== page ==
Jackson's acquittal

Monday, June 20, 2005

Springfield News-Leader

A jury found Michael Jackson not guilty of molesting an adolescent boy. The verdict, after a four-month trial, is a stunning loss for a prosecutor. The circus-like atmosphere that led to it is a greater loss for child abuse victims everywhere.

Jackson's defense hammered away at the credibility of his accusers, painting them as scam artists. It is a tactic not far removed from portraying a rape victim as a harlot.

When such tactics gain widespread use from defense attorneys, they keep false accusers at bay -- but they also discourage true victims from coming forward.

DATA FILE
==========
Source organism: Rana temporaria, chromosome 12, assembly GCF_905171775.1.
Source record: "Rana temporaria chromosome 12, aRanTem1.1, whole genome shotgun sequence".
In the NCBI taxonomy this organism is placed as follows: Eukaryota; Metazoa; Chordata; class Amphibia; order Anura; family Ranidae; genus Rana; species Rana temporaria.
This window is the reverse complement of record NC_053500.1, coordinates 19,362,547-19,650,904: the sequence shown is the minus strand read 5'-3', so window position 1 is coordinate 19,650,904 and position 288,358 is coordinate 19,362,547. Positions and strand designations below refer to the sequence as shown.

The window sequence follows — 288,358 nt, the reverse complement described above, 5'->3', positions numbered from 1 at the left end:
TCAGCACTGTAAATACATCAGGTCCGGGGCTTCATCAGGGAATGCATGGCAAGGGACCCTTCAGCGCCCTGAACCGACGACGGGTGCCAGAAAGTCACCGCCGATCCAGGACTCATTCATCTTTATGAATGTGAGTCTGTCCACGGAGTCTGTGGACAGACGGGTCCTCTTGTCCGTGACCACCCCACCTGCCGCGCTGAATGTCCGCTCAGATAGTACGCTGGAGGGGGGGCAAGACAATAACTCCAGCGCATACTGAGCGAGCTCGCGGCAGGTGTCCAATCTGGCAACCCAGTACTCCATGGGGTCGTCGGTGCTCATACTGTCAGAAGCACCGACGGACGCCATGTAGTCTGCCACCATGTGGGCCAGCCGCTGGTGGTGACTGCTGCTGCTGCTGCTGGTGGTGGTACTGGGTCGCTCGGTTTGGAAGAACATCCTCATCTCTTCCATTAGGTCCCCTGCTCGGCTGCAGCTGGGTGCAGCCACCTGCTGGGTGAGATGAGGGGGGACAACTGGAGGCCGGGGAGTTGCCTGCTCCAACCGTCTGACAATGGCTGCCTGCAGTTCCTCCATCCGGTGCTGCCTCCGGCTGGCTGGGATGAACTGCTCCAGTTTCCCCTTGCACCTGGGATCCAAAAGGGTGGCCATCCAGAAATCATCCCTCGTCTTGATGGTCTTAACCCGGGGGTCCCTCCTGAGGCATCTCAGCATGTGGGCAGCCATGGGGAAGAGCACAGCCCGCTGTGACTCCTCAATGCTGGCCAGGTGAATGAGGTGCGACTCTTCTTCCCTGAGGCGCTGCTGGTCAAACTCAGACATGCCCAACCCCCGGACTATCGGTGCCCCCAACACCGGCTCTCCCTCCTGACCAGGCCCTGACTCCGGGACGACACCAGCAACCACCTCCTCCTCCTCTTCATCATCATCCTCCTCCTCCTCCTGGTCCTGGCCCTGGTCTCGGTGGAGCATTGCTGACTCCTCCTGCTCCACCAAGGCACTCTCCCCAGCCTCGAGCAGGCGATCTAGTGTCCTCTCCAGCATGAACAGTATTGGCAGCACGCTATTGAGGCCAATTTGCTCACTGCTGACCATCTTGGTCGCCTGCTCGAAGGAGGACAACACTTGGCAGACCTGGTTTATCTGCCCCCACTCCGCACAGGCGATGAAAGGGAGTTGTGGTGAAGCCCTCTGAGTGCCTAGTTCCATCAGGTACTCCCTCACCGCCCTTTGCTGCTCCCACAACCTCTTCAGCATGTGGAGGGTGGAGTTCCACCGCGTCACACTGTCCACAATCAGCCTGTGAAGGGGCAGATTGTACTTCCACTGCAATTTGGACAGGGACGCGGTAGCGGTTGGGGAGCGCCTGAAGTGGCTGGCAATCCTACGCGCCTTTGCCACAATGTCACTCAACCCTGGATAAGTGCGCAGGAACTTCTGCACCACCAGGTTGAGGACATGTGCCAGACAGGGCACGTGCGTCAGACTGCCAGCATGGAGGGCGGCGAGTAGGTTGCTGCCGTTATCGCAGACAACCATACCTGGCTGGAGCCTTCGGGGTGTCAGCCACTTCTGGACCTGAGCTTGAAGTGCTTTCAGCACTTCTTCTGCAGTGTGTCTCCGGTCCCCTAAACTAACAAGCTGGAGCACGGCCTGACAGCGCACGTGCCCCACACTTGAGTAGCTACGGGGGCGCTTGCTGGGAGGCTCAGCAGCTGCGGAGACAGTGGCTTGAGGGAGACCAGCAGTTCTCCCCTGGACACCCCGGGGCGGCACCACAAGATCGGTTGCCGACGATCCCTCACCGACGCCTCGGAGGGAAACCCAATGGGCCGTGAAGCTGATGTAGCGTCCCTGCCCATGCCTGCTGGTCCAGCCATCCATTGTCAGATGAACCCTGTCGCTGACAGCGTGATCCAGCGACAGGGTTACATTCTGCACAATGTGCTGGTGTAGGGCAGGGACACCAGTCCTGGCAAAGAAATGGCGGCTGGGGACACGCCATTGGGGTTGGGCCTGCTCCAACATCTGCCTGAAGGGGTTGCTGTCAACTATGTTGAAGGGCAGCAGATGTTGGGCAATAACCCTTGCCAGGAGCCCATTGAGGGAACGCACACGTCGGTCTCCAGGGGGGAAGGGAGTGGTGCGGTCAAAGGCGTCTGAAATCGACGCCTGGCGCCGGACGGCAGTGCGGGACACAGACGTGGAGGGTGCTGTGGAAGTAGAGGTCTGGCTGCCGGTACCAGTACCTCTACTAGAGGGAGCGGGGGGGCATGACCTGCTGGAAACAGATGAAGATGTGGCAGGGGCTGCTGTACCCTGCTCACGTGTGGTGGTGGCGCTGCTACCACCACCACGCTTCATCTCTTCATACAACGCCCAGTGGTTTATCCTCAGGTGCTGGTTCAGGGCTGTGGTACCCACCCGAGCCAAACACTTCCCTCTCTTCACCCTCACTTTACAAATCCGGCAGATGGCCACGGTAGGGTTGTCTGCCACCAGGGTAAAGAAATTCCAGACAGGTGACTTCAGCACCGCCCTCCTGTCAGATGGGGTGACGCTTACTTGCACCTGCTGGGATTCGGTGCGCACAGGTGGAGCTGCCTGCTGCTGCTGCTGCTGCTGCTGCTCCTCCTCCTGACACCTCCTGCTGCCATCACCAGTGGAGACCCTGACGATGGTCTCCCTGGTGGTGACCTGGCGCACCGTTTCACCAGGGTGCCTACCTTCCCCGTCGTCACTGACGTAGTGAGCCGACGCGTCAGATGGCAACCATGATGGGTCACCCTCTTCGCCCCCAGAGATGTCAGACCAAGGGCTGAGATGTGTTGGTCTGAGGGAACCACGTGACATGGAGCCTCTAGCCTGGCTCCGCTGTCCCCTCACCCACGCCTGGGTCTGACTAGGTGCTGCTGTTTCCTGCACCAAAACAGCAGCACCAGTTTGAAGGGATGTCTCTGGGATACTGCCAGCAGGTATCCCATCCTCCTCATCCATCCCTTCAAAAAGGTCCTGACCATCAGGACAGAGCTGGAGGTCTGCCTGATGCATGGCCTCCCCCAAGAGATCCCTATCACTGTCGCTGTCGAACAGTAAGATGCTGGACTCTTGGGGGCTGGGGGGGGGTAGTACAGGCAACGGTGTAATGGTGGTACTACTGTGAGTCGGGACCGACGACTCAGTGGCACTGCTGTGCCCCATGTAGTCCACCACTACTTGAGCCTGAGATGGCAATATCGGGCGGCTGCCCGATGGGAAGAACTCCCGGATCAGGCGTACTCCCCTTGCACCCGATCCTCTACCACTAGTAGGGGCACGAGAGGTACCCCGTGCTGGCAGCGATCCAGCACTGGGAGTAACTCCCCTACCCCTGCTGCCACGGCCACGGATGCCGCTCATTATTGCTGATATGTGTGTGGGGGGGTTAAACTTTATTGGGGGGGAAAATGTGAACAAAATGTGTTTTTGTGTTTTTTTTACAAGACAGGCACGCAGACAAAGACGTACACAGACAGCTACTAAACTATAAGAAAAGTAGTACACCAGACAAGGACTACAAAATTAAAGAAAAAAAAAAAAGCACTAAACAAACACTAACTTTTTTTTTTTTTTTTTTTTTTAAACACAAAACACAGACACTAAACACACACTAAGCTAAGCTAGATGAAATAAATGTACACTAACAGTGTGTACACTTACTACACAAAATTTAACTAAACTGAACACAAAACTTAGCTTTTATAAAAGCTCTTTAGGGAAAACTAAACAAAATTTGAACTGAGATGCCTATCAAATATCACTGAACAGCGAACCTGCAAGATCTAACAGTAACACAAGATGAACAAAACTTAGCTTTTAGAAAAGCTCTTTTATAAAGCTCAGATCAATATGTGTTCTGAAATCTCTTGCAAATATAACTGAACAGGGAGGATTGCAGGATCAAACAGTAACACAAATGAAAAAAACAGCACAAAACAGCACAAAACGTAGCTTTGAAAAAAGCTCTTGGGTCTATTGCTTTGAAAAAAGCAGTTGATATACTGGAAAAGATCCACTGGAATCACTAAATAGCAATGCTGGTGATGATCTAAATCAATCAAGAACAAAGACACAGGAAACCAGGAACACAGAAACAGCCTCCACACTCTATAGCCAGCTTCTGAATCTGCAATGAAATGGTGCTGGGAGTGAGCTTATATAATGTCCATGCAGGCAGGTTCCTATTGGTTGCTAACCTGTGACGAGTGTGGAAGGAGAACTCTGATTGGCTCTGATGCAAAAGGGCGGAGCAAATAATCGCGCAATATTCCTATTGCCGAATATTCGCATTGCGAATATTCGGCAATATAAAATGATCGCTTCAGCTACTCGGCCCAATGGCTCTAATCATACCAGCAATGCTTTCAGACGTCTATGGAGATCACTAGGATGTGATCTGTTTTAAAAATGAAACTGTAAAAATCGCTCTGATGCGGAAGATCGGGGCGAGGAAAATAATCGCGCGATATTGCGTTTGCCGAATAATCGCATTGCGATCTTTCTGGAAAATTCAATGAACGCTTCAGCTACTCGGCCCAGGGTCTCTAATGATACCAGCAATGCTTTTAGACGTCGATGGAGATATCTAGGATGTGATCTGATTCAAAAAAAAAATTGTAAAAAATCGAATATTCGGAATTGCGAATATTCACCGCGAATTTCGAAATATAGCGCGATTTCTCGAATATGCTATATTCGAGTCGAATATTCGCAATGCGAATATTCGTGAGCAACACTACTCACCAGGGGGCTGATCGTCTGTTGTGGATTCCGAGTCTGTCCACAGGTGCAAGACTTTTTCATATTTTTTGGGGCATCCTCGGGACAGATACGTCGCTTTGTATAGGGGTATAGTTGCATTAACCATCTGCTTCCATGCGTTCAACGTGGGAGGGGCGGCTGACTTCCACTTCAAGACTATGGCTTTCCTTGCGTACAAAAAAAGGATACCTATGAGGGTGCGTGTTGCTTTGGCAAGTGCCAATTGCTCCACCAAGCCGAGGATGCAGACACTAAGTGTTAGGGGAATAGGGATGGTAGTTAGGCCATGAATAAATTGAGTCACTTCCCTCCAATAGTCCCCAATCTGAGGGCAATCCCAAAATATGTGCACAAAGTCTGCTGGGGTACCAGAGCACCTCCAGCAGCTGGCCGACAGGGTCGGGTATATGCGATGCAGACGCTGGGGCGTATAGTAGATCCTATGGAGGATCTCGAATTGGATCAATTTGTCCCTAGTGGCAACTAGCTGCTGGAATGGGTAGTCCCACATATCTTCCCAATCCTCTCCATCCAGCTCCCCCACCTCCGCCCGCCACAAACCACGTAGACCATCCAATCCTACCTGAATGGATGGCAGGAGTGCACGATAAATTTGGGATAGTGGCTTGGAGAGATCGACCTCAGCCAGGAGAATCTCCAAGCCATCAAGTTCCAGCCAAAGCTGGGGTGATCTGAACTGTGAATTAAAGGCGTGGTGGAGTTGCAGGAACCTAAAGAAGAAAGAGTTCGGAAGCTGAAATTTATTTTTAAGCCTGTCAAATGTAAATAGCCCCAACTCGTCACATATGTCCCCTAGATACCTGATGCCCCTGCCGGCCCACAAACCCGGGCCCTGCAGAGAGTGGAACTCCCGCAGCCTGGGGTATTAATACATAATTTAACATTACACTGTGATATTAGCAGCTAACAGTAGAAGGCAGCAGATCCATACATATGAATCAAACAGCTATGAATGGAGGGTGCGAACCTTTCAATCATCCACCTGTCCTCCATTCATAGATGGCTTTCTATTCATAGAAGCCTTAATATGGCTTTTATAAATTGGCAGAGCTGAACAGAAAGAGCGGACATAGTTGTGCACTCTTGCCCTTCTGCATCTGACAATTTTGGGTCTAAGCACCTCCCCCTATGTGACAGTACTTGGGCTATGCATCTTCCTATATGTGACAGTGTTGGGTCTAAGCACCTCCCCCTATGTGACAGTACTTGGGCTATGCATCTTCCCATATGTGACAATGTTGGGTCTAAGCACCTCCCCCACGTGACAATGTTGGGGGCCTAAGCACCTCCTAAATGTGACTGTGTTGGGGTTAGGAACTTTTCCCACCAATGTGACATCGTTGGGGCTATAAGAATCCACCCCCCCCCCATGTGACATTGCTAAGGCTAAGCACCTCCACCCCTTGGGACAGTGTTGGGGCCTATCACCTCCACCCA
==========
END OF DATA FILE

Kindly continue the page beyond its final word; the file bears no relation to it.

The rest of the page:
That will be the fear after Jackson's overly publicized trial. That would be too bad, because this trial was as removed from reality as Michael Jackson's world apparently is.

Most child abuse is perpetrated by a relative or close friend. It represents an abuse of trust, first in the violation and then in the threats made to cover up the crime. It can leave lasting emotional scars.

That is why parents, teachers and other trusted adults need to listen when children try to tell them of abuse -- whether forthrightly or in a changed personality. It is why prosecutors must pursue these cases. And it is why the distorted story lines of the Jackson case must be ignored, in favor of life as it is really lived.

Respond to this story

Posting a comment requires free registration: